SHAFAQNA (Shia International News Association) – Egyptian courts on Tuesday slapped 111 anti-regime opponents with different jail terms for unlicensed protests and violence charges. A Cairo court jailed nine activists for two years for staging an unlicensed protest in central Cairo, a judicial source said.
The same court slapped 15 activists charged with unlicensed protesting and riots with three-year jail terms each. The activists were tried in absentia in connection to clashes that broke out between security forces and protesters in Cairo last November.
Meanwhile, a Cairo criminal court jailed 63 anti-regime opponents for 15 years and five others for ten years in connection to violence that erupted during official celebrations of a military victory over Israel on October 6 of last year.
A court in the central Minya province also slapped 18 supporters of ousted president Mohamed Morsi with 18-year jail terms and $18,000 fine each for violence-related charges. The defendants were tried in absentia.
Egyptian authorities have cracked down on dissent since last year’s ouster of elected president Mohamed Morsi by the military, arresting thousands of Morsi’s supporters on violence-related charges. The defendants, however, insist that the charges are “politically driven”.
Egypt minister denies plans to amend protest law
Egypt’s Transitional Justice Minister Ibrahim al-Henedi has denied plans to amend a controversial protest law that has drawn the ire of human rights groups and activists in the country.
“We neither have plans to amend the [protest] law nor has the government asked [to make amendments],” al-Henedi told Anadolu Agency on Tuesday.
He, however, said that amendments proposed by the state-run National Council for Human Rights to the law have been sent to the government, but declined to elaborate about the proposed amendments.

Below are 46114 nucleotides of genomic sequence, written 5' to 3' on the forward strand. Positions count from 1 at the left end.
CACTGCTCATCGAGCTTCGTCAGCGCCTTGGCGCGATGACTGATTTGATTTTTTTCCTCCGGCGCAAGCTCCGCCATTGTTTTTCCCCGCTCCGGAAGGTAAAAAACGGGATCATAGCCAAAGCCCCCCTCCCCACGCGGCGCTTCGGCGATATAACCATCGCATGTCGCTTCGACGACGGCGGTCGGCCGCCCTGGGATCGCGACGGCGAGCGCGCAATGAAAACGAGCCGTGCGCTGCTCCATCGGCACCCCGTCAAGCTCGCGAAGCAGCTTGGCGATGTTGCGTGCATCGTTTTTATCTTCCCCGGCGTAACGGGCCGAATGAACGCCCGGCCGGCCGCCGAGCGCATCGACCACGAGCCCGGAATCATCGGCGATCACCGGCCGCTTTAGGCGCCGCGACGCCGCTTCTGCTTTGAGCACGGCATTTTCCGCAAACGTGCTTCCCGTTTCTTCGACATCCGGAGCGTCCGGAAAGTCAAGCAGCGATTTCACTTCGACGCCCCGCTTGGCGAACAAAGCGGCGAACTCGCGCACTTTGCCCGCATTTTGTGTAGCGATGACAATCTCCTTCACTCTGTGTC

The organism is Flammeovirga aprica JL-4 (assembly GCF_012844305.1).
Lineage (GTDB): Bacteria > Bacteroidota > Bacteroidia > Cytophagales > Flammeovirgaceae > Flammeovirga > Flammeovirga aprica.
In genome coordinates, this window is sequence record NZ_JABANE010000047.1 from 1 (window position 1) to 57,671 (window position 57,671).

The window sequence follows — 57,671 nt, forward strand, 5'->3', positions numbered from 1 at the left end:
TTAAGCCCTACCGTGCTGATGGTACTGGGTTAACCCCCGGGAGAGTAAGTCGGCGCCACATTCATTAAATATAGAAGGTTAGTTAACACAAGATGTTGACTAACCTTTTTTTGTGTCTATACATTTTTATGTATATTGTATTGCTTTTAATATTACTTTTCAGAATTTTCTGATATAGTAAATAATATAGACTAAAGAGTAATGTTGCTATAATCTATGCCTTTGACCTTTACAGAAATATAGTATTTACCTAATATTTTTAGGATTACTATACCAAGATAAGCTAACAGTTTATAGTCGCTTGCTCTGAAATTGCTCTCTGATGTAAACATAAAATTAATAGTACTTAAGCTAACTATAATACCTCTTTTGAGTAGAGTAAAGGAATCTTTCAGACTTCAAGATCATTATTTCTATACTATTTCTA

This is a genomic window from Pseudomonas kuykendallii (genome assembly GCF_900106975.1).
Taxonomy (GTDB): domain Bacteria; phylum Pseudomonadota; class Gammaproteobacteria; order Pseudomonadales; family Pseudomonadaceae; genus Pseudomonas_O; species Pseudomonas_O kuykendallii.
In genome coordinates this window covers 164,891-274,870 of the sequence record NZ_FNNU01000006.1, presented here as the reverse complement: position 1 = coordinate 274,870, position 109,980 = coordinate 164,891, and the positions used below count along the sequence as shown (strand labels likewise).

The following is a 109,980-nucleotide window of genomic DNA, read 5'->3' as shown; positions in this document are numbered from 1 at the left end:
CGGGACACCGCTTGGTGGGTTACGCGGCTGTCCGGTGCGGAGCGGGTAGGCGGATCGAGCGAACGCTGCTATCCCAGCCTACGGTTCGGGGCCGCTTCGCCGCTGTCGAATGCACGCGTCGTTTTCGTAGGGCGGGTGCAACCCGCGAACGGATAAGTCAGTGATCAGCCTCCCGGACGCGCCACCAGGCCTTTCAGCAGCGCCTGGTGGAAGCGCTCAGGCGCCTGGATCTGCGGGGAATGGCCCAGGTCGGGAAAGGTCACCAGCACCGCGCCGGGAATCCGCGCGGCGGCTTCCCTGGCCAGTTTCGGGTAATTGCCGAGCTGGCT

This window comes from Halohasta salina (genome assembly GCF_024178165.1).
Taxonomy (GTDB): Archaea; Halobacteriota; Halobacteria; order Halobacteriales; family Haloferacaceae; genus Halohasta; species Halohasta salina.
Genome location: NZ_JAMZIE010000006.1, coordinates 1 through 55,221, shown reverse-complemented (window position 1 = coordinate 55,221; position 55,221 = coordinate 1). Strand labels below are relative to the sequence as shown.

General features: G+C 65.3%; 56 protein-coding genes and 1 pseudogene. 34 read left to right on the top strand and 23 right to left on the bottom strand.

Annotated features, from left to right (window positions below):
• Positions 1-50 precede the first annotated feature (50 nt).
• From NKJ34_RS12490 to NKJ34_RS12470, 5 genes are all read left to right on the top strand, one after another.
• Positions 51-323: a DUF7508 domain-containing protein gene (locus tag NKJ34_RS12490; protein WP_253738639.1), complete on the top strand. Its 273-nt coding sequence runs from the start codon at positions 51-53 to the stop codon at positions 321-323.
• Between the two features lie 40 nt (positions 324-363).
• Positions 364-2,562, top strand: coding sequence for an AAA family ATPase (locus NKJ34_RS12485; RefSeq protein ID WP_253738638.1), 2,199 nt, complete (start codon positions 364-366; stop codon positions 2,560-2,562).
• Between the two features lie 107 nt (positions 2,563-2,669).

The protest legislation, issued by former military-backed interim president Adly Mansour, stipulates that protest organizers submit written notification to the Interior Ministry three days before staging a demonstration.
The law gives the Interior Ministry the right to deny organizers permission if the planned demonstration is deemed a “threat to security or public safety” or if security conditions are found to be “inappropriate.”
The law also authorizes security forces to use force to disperse demonstrators.
According to the law, violators can either be fined or imprisoned – penalties that have provoked the ire of many Egyptian politicians and activists, who say the legislation curbs freedoms and gives police free rein to bar popular protest.
In recent weeks, dozens of detained Egyptian activists have begun an open-ended hunger strike to protest their ongoing detention under the protest law.
A recent report by the Egyptian Center for Economic and Social Rights, a local NGO, found over 41,000 cases of Egyptians who had been subject to prosecution since last year’s ouster of elected president Mohamed Morsi by the army.
Egyptian authorities continue to deny that any political detainees are being prosecuted, insisting that all those currently held face criminal charges.